3.2. Changes in Weight and Food Intake of Male Rats
Weight and food intake of male rats were determined during the premating period. No significant differences in weight existed between various doses of ZYP-treated groups and vehicle control group during the experiment (Figure 1(a)). Also, no significant decrements in food consumption attributed to ZYP administration were observed (, Figure 1(b)), except that food intake was increased on D15 in moderate dose group ( versus , ). For rats in the positive control group, the weight was significantly decreased compared with that in the vehicle control group from D4 to D60 (, Figure 1(a)). Along with the decreased body weight, the food intake of rats also significantly declined after cyclophosphamide treatment (, Figure 1(b)).
3.3. Reproductive Toxicity Analysis for Male Rats
Overall, the copulation index, fecundity index, and fertility index were similar and without any statistical differences among the vehicle control group, positive control group, and three doses of ZYP-treated groups (Table 1, ). In addition, mating period was not extended (Table 1, ).
|Copulation index (%): (number of females copulated/number of females cohabited) × 100.|
Fecundity index (%): (number of females pregnant/number of females copulated) × 100.
Fertility index (%): (number of females pregnant/number of females cohabited) × 100.
No significant differences existed in weights and coefficients of testis, epididymis, preputial glands, prostate, seminal vesicles, anal sphincter, and levator ani muscle between the vehicle control group and ZYP-treated groups (Table 2, ). However, the weights of body, prostate, seminal vesicles, anal sphincter, and levator ani muscle were tremendously decreased, and coefficients of testis, epididymis, and sphincter were notably increased in the positive control group, as compared with the vehicle control group (Table 2, ).
| compared with the vehicle control group.|
Coefficients of organs: (organ weight/body weight) × 100.
The changes in epididymal sperm number or motility are summarized in Table 3. ZYP treatment did not markedly affect the sperm motility way (ALH, STR, and LIN), the vitality of sperm (VAP, VSL, VCL, and BCF), and occurrence of sperm deformity (). Compared with the vehicle control group, count and density of sperm were distinctly decreased, whereas the count of sperm deformity was significantly increased ( versus , ) in the positive control group.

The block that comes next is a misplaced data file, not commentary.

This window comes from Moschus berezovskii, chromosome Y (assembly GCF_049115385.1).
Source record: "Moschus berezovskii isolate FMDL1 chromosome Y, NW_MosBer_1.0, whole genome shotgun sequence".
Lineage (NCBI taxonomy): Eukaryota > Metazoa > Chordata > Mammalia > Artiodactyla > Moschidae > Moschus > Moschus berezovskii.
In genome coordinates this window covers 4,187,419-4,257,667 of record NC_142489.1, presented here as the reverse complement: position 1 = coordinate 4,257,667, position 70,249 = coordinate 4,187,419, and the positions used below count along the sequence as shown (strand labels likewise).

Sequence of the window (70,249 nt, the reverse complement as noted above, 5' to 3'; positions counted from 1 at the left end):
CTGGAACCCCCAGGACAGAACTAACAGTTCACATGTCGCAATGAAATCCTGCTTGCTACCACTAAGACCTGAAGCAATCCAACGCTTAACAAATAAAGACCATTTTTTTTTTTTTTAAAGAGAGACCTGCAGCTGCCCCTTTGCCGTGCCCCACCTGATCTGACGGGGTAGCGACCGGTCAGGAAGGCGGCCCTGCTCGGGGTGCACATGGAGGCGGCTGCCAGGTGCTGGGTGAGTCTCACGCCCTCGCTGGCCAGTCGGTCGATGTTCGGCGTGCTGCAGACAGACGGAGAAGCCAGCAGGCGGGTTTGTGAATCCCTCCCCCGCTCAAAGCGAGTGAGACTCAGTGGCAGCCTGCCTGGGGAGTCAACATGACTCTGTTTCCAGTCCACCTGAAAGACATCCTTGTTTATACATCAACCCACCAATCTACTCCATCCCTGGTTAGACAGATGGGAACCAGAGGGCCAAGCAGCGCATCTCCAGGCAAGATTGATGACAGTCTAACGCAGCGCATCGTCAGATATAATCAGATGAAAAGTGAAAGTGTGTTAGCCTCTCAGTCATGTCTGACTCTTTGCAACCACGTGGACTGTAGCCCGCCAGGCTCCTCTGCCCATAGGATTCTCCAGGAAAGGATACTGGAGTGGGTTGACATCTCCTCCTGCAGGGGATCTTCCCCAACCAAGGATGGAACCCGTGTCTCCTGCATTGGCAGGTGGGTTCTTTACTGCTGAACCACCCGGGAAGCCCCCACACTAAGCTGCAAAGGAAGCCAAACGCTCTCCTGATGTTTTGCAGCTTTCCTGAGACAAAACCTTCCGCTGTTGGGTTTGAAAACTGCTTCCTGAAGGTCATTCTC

| and compared with the vehicle control group.|
3.4. Changes in Weight and Food Intake of Females
Weight, maternal weight, and the gain of extra-uterine weight were recorded without significant differences among these five groups (Table 4, ). During the premating period, food intake was significantly increased on D8 ( versus , ) in the high dose group but sharply decreased on D1 ( versus , ) in the positive control group (Table 4). However, ZYP and cyclophosphamide had no significant effects on food intakes of pregnant rats (, Table 4).
| and compared with the vehicle control group.|
Extra-uterine weight gain: (weight on GD14) − (weight on GD0) − (total weight of the gravid uterus).
3.5. Reproductive Toxicity Analysis in Female Rats
In addition to the indexes of copulation, fecundity, and fertility (Table 1), the unaltered estrous cycle, preimplantation loss rate, and implantation rate (Table 5) also demonstrated that ZYP had no obvious effects on the fertility of female rats. Besides, the pregnancy outcomes including live and resorbed fetuses per litter were not significantly influenced by ZYP or cyclophosphamide (Table 5, ).
ZYP has rich clinical experiences in treating multiple diseases such as infertility and miscarriage. Particularly, satisfactory efficacy of 90.0%  to 94.35%  was achieved for patients with habitual abortion and threatened abortion, and no adverse effect was observed in the newborns during a 60-day follow-up period . Despite these findings, the safety and possible toxicology of ZYP are generally poorly investigated, as well as the therapeutic mechanism. Hence, we performed this segment I reproductive toxicity research for ZYP. To our limited knowledge, this is the first time to study the reproductive toxicity of ZYP on fertility and early embryonic development in rats. Here, cyclophosphamide was taken as a positive control because it could interfere with oogenesis and spermatogenesis, which caused infertility in both genders [15, 16]. According to the results, secretions were observed around eyes and nasal of several rats, and weight and food intake were significantly decreased after cyclophosphamide treatment. Consistent with the previous studies, cyclophosphamide had negative effects on the fertility of male rats by reducing the weights of prostate, seminal vesicles, levator ani muscle, and the anal sphincter as well as downregulating the concentration and count of sperm . Lower corpora lutea, number of implantations, implantation rate, and live births rate were also found in the cyclophosphamide treated group. All these results certified the effectiveness and reliability of our experiments.